The last option is noexec, which reads in the shell script and checks for syntax errors but doesn't execute anything. It's worth using if your script is syntactically complex (lots of loops, code blocks, string operators, etc.) and the bug has side effects (like creating a large file or hanging up the system).

You can turn on these options with set -o in your shell scripts, and, as explained in Chapter 3, turn them off with set +o option. For example, if you're debugging a script with a nasty side effect, and you have localized it to a certain chunk of code, you can precede that chunk with set -o xtrace (and, perhaps, close it with set +o xtrace) to watch it in more detail.

NOTE: The noexec option is a "one-way" option. Once turned on, you can't turn it off again! That's because the shell only prints commands and doesn't execute them. This includes the set +o noexec command you'd want to use to turn the option off. Fortunately, this only applies to shell scripts; the shell ignores this option when it's interactive.

9.1.2. Fake Signals

A more sophisticated set of debugging aids is the shell's "fake debugging signals," which can be used in trap statements to get the shell to act under certain conditions. Recall from the previous chapter that trap allows you to install some code that runs when a particular signal is sent to your script.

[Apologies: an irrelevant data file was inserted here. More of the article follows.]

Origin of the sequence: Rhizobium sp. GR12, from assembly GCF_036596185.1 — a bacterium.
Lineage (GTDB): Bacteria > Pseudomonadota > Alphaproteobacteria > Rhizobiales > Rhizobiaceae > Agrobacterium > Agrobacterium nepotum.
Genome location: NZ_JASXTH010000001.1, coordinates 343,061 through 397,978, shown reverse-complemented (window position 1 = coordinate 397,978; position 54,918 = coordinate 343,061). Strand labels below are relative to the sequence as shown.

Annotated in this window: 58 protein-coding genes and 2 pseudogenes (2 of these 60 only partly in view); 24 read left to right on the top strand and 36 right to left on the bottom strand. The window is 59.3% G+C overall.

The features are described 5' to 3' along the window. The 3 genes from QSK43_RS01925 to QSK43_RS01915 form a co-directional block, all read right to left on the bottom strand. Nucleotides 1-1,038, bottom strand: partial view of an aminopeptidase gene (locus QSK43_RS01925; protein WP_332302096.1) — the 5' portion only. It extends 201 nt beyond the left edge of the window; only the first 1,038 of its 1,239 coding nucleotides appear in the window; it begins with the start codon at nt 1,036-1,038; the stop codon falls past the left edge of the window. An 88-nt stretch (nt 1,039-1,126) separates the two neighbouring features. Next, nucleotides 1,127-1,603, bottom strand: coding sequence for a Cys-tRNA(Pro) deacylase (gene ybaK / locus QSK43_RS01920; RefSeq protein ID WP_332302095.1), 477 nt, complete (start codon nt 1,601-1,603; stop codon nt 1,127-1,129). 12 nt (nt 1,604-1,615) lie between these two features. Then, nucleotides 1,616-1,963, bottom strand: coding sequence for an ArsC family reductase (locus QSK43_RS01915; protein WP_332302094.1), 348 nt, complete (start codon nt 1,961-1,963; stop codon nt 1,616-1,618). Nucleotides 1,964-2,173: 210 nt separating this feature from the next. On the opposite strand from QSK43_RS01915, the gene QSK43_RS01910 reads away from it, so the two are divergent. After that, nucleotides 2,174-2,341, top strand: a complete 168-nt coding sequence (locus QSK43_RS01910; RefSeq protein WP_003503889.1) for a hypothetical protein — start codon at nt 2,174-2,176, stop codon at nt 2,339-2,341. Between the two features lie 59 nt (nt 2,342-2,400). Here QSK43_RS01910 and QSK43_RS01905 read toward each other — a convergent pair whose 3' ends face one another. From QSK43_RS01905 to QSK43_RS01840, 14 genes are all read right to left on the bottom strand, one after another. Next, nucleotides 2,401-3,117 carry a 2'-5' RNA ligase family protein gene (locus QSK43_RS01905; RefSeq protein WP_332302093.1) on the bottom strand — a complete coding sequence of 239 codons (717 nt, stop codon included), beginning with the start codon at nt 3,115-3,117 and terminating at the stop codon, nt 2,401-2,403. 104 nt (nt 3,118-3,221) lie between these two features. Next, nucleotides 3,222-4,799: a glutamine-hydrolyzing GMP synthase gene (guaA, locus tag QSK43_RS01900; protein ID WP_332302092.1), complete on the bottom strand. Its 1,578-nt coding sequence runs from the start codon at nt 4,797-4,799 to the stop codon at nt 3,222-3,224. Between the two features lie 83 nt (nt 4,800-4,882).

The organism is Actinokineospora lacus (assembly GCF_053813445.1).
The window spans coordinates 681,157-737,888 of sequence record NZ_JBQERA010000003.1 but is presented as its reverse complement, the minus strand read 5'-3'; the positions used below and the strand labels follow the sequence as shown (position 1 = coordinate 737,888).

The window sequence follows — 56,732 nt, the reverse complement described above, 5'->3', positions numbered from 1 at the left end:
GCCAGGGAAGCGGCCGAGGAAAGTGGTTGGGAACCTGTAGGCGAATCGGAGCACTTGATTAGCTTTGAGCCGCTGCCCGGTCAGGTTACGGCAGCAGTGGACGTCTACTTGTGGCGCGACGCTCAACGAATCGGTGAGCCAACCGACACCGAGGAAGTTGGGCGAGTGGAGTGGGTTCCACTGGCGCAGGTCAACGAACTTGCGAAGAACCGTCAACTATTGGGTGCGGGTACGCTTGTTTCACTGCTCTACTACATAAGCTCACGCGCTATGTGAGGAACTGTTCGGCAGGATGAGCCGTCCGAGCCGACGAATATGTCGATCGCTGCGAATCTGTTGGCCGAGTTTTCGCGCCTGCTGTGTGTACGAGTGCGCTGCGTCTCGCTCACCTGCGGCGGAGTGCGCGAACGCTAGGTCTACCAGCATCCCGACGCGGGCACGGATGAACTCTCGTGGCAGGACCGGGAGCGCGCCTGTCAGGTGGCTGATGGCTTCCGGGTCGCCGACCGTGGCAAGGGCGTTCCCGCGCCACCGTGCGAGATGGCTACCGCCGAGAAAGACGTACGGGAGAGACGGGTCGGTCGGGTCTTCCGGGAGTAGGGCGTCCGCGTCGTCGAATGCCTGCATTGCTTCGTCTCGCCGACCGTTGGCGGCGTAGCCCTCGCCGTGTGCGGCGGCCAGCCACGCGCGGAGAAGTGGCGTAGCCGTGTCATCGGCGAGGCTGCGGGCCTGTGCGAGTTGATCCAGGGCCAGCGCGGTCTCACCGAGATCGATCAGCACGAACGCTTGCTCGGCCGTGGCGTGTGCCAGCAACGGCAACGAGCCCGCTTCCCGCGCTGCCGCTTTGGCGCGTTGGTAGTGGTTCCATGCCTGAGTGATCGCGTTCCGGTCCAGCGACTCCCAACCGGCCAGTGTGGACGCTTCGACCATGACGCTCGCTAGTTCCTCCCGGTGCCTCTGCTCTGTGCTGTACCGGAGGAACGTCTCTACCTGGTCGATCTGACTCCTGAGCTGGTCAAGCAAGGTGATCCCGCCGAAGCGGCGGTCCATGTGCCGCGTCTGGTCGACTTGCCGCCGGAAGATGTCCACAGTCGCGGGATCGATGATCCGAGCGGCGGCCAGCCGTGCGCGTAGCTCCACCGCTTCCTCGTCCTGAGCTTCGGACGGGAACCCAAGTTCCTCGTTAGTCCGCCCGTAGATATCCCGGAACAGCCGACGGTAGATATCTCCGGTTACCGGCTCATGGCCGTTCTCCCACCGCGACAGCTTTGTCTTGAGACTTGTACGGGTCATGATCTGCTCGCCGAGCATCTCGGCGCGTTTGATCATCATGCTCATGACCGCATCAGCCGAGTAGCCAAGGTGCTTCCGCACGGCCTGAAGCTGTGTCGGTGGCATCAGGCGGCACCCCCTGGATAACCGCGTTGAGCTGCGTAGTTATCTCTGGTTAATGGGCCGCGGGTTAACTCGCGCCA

Fake signals act like real ones, but they are generated by the shell (as opposed to real signals, which the underlying operating system generates). They represent runtime events that are likely to be interesting to debuggers -- both human ones and software tools -- and can be treated just like real signals within shell scripts. The four fake signals and their meanings are listed in Table 9-2.

Table 9-2. Fake signals

Fake signal When sent

The shell exits from a function or script


A command returns a non-zero exit status


Before every statement (after in ksh88)


When reading characters in the editing modes (not for debugging)

The KEYBD signal is not used for debugging. It is an advanced feature, for which we delay discussion until Chapter 10. EXIT

The EXIT trap, when set, runs its code when the function or script within which it was set exits. Here's a simple example:

function func {
    trap 'print "exiting from the function"' EXIT
    print 'start of the function'

trap 'print "exiting from the script"' EXIT
print 'start of the script'

If you run this script, you see this output:

start of the script
start of the function
exiting from the function
exiting from the script